For the series Good Folk on this blog I have sent interview questions to some really wonderful people who are either making things, running shops, or generally promoting sustainability. I think you will enjoy reading their answers as much as I have, and I hope they inspire us all with the knowledge that there are people doing good in the world!
This interview is with Natalie from Me and the bear, a pet accessories brand. I wanted to interview Natalie because I saw her talking about running a carbon positive business, and that inspired me to sign Stellen up to Ecologi. So I though it might inspire you too! Here she talks the best and most challenging parts of making accessories that are durable enough for our four legged friends.
Tell me about yourself and the work that you do.My name is Natalie, I am 29 and I live in the South Down's National Park with my fiance George, our three rescue rabbits and two dogs. I create and sell handmade pet accessories which are all sewn using a vintage hand-turn Singer. I operate as a carbon positive business, so I more than offset our carbon emissions. I also plant a tree with every item purchased, through a company called Ecologi.
How or why did you get started?
I started May 2020, in the midst of the first lockdown, just for something to do really! The initial plan was that me & the bear would just be a hobby, which I could continue in a smaller capacity when I went back to work, but it just grew and grew and I'm now running the business full time!
What is your favourite thing about the work that you do?
I love the community having the business has created. I've formed friendships with other small business owners, dog owners, cat owners, people from all over the world, and that's something I would never have done before.
What is the most challenging thing about the work that you do?The most challenging thing for me is the selection of fabrics that I use to make our collars and leads, and the trade off between making something durable or using eco friendly fabrics. Our best selling, waterproof collars and leads are made from PU backed, polyester fabrics. Obviously these aren't the most eco friendly fabrics, but they're the best fabrics I've found for making something really long lasting. So it's the struggle of weighing up the environmental impact of the fabric, vs the environmental impact if I were to make a collar from an organic cotton which wouldn't last as long and would result in the whole collar eventually having to be disposed of.
It's something that I'm still looking into alternatives for, but I'm hoping by next year I'll have transitioned to something more sustainable but equally as durable!
How has working sustainably impacted your non-business life?
It's been really eye opening. I think the more you go down the path of sustainability, the more shocking things become. On the flip side of that, I've met some amazing people as the result of it and it's been really interesting hearing about how they've introduced sustainability to their businesses and lives in different ways.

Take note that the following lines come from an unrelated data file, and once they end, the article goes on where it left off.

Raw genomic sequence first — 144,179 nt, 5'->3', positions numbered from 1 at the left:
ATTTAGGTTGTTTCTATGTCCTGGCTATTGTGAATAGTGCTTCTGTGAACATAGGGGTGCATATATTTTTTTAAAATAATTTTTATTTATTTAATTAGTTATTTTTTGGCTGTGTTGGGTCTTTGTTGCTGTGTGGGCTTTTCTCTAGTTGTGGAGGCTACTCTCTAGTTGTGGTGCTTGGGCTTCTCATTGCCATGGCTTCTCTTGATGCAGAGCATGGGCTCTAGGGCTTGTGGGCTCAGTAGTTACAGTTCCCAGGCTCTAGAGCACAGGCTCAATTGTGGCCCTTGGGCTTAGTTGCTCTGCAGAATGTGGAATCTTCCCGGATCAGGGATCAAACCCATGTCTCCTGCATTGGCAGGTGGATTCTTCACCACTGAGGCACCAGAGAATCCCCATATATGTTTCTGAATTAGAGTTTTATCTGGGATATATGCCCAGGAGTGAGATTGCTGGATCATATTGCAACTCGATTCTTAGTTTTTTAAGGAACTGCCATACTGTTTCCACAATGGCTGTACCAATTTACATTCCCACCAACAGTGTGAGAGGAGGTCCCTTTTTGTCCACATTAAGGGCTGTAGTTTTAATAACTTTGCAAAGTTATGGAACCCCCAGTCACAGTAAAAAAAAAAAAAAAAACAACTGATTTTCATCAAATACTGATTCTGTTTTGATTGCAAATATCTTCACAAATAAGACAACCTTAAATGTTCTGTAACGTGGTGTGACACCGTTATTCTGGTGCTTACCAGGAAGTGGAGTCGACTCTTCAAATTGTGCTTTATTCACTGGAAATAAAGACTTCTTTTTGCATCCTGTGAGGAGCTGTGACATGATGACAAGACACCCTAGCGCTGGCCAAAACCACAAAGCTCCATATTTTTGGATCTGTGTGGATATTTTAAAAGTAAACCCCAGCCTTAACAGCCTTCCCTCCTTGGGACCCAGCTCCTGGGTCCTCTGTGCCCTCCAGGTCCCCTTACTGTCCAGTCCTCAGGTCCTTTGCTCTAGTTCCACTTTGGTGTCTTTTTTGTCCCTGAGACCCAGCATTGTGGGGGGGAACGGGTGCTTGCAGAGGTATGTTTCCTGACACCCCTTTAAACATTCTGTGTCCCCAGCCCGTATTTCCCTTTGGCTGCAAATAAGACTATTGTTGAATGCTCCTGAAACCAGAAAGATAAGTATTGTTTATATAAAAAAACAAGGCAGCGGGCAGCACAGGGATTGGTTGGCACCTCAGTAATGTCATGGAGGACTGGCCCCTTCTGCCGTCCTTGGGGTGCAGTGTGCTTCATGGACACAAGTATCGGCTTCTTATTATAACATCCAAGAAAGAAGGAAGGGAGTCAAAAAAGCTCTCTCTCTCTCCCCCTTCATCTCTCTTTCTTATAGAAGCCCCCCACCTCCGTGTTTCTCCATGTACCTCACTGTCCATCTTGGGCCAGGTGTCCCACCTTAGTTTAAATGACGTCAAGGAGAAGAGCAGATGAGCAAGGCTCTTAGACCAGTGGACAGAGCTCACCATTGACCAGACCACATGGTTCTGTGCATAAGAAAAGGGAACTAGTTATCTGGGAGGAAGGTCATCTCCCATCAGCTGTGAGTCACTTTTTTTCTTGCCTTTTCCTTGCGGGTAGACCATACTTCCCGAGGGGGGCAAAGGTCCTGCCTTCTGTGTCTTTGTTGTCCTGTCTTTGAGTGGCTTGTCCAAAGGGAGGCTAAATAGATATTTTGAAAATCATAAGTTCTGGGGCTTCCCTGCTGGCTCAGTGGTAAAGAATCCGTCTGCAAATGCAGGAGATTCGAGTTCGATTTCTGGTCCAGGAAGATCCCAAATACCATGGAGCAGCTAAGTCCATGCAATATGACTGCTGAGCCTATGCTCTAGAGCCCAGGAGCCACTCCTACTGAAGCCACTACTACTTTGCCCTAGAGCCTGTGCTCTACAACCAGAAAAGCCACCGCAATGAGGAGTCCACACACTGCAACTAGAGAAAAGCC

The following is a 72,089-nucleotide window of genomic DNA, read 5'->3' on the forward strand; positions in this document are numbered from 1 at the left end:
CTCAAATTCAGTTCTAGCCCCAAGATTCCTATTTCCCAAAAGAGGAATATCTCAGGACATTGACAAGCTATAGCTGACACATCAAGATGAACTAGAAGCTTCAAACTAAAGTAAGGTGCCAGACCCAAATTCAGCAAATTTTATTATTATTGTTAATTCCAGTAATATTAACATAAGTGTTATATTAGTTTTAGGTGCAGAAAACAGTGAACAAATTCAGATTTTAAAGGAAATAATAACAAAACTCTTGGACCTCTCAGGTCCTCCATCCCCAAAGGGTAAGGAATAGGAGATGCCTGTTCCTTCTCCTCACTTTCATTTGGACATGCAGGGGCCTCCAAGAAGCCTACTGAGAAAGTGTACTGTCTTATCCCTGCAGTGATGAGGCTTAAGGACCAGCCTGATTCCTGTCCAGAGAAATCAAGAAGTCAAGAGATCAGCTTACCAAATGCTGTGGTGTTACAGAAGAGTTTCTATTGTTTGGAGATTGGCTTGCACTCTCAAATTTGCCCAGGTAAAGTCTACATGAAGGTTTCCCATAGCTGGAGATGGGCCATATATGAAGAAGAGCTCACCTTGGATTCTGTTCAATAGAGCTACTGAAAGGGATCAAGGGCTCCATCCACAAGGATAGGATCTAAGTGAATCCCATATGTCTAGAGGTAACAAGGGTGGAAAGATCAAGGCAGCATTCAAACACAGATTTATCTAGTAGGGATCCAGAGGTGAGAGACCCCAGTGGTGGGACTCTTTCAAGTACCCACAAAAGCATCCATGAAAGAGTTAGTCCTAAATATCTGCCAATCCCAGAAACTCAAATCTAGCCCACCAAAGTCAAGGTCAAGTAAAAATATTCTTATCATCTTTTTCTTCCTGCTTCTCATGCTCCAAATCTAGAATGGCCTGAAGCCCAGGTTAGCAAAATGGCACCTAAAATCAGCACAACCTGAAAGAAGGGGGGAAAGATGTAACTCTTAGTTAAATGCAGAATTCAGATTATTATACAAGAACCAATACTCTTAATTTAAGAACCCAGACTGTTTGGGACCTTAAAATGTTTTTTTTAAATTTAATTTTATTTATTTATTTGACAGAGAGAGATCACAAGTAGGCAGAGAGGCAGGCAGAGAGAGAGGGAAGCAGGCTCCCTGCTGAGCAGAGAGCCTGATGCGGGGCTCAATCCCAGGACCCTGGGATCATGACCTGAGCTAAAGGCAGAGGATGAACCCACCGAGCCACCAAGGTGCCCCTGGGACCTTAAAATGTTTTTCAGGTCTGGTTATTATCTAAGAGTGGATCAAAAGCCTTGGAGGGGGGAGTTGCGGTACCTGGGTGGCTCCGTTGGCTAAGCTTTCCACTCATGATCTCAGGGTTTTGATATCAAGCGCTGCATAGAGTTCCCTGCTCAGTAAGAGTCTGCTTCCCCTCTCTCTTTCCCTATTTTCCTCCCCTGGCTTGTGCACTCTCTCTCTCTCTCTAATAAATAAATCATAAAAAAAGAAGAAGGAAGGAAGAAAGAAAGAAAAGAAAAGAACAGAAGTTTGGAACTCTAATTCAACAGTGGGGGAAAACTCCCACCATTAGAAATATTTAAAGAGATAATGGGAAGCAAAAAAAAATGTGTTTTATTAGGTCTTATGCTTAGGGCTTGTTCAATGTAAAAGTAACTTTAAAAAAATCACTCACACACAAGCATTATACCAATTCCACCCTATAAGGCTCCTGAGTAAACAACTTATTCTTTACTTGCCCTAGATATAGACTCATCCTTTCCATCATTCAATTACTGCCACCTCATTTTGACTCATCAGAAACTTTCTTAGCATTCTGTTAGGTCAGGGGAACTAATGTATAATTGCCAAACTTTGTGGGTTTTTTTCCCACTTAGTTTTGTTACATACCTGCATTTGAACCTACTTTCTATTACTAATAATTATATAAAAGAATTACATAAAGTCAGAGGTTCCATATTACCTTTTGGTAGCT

Can you recommend any other makers or businesses that work in an ethical or sustainable way?
So many, but I'll list a few of my favourites:
Eco & the bear @ecoandthebear uses offcuts from her business to make reusable facewipes, washcloths and other items.
Cpsle collective @cpslcollective for ethical womenswear
Refurrrb @refurrrb for upcycled dog accessories
Green Fang @greenfangshop for eco dog toys and treats
Have you got a particular cause or issue that you would like to raise awareness of?
Last year we adopted our second dog, a rescue from the meat markets of China. The meat markets, and particularly the use of dogs for meat, isn't something I'd given much thought to before, but it's a huge issue in China.
Underdog International and Slaughterhouse Survivors (Harbin SHS) are both doing incredible but challenging work to help these dogs, I'd love for anyone reading this to go and look them up and give them a follow.
Do you have a motto or quote that defines your practice?
I have a banner in the Cabin where I work that says 'There's no substitute for hard work'. I really live by that, I honestly think absolutely anything is possible if you really put your mind to it and work hard to get there.
Do you have any advice for people trying to shop or live more ethically?
My biggest advice would be to not beat yourself up about it if you slip up and that you don't have to do everything! I've had friends say to me that they could go Vegan but they couldn't give up fish. So just cut out everything else and still eat fish! I don't think it has to be all or nothing with living more ethically, if everyone picked even just one thing in their lives to change to be more ethical, it would make such a massive difference.
What’s your favourite thing to do with your free time and why?
I love walking. We live right in the middle of the down's so there's just beautiful walks for miles and miles. I like to pick out a new route, take the dogs and just go off and explore. It's the absolute best thing for clearing my mind, all of my best ideas have come to me on walks!
What would be the top thing that you would change about the way we treat the planet if you could?
I'd love for us to be more kind and considerate towards the other creatures that we share this planet with. So much cruelty towards animals goes on in the world and a lot of them are essential to our eco-systems. I feel like animals live in a very symbiotic way, no one takes more than they need, everything just co-exists in perfect harmony and this is something I think we as humans really need to learn from.